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architects

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What does the Coronavirus Pandemic mean for the Largest Black Owned Architecture Firm?

The Coronavirus pandemic’s impact on architecture still isn’t totally clear. Some construction sites are closed, financial markets are fluctuating, and designers are working from home.

Jack Morley spoke with Jonathan Moody, CEO of Ohio-based Moody Nolan, about how the pandemic is affecting his business and the industry more broadly.

coronavirus pandemic
Curtis Moody

“We’re hoping for the best but planning for the worst,” Moody said. Lessons from 2008’s Great Recession are coming in handy, he said, particularly lessons about the value of diversifying project types and being aware that different sectors of the industry will fare differently.

Education projects may be hampered by schools suddenly without students (the pandemic has spurred the San Francisco Art Institute to close permanently), while multifamily housing may see boosts from slashed interest rates.

He also suggested that because construction timelines on large institutional projects are so long, a few weeks of interruption would pass relatively quickly and wouldn’t require firms to cut staffing.

Moody said that, so far, material and product supply chain delays had caused only a few minor hiccups to schedule, but had encouraged the company to think more about the necessity of items coming from halfway around the world.

“Some of these products look really nice, but are they essential?” he said.

coronavirus pandemic
Curtis Moody and son, Jonathan

Given that occupancy permits may be delayed because of a missing lightbulb from China, shipments of which may be delayed because of the pandemic, “we have to be a little more thoughtful about where [products] are coming from.” Memories of these supply chain disruptions may drive designers to source products and materials more locally even after the pandemic recedes.

The crisis could also spur changes to construction technology, encouraging contractors to adopt tools that could decrease the number of people on-site, like site-monitoring drones or robotic delivery.

Moody said that his firm’s move toward state-of-the-art teleconferencing techniques a few months ago now seems prescient and is helping the company weather the crisis. Similar forward-thinking about construction sites might be what gets the industry through this or coming crises.

While it’s easy to feel bogged down by the daily onslaught of news, Moody stressed the importance of looking ahead. “We do know that this won’t last forever,” he said, “and the things that we’ve been working on will need to continue when ready.”

In the meantime, he is seeing some upsides to the interruptions to normal work routines. “[The disruptions are] forcing us to really question what is essential and teaching us what is important.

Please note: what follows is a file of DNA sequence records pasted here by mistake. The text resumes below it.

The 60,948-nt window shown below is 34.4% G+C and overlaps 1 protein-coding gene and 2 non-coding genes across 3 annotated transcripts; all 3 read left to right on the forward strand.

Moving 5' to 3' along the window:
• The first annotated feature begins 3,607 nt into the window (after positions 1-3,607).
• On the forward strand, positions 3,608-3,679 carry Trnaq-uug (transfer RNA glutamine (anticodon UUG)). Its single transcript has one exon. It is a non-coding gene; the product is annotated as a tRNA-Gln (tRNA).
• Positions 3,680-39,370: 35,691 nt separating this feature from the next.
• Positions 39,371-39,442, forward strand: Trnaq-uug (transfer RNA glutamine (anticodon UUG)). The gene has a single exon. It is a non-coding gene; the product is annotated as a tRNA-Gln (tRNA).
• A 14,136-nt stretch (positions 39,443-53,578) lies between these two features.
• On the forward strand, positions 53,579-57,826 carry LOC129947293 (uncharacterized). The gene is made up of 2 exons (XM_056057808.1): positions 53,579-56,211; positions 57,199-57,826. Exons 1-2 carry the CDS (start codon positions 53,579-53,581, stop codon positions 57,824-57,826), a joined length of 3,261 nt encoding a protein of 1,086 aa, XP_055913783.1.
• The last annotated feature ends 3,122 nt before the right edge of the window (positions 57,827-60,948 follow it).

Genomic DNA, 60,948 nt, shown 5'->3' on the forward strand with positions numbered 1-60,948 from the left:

We’ve seen our staff and clients be more decisive and thoughtful about how to best leverage expertise, maximize value, and treat people the right way. We’re seeing our humanity on display, and we’re not ashamed to show that we care for one another.”

 

Full interview at The Architect’s Newspaper

 

Related: 15 Black Architects Who Helped Build America

 

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Boston Architecture designed by Black Architects

Private developers in the Boston did not hire black architects for several decades, so much of the architecture in the city today designed by black people is generally of the institutional or infrastructural kind, especially that tied to the state or federal government.

Here is a map of such notable Boston structures (which we plan to update—so reach out re: suggested additions).

The Boston-based firm of Stull and Lee designed the majority. Donald Stull started what became Stull and Lee in 1966, with M. David Lee joining in 1990. It is the most prominent African-American-owned architecture and urban-planning firm in Boston

Central Artery Tunnel Ventilation Building 7

Stull and Lee was responsible for the initial design of this ventilation complex for the Ted Williams Tunnel (it’s right outside of it on the South Boston end).

Deborah Fennick while at TAMS Architecture executed the final design. The building has 14 fans for dealing with exhaust and 10 for fresh air.

Photo via Fennick McCredie

John D. O’Bryant African-American Institute

Stull and Lee worked with William Rawn Associates in designing this 30,000-square-foot institute within a larger mixed-use complex. It features a two-story colonnade that African architectural precedents inspired.

Ruggles Station

The Ruggles Station is one of the busier mass transit stops in the region, with three commuter-rail routes running through and the Orange Line stopping, too. Several bus lines connect as well through the station, which Stull and Lee designed.

The station, with its barrel vault, also serves as a kind of front door for Northeastern University.

Renaissance Parking Garage

The 10-floor, 950-spot garage at Northeastern is part of a so-called gateway for that university’s southern reaches. Stull and Lee designed it.

Boston Police Headquarters

Stull and Lee designed the 180,000-square-foot main hub of the Boston Police Department. It includes the department’s communications apparatus as well as a 24-hour cafeteria.

Roxbury Community College

The firm of Stull and Lee designed this community college building for 1,500 students.

Egleston Center

Stull and Lee designed this complex, which includes a branch bank and a McDonalds Express. The firm placed parking behind the building to emphasize the pedestrian scale of Egleston Square.

 

Source: Curbed Boston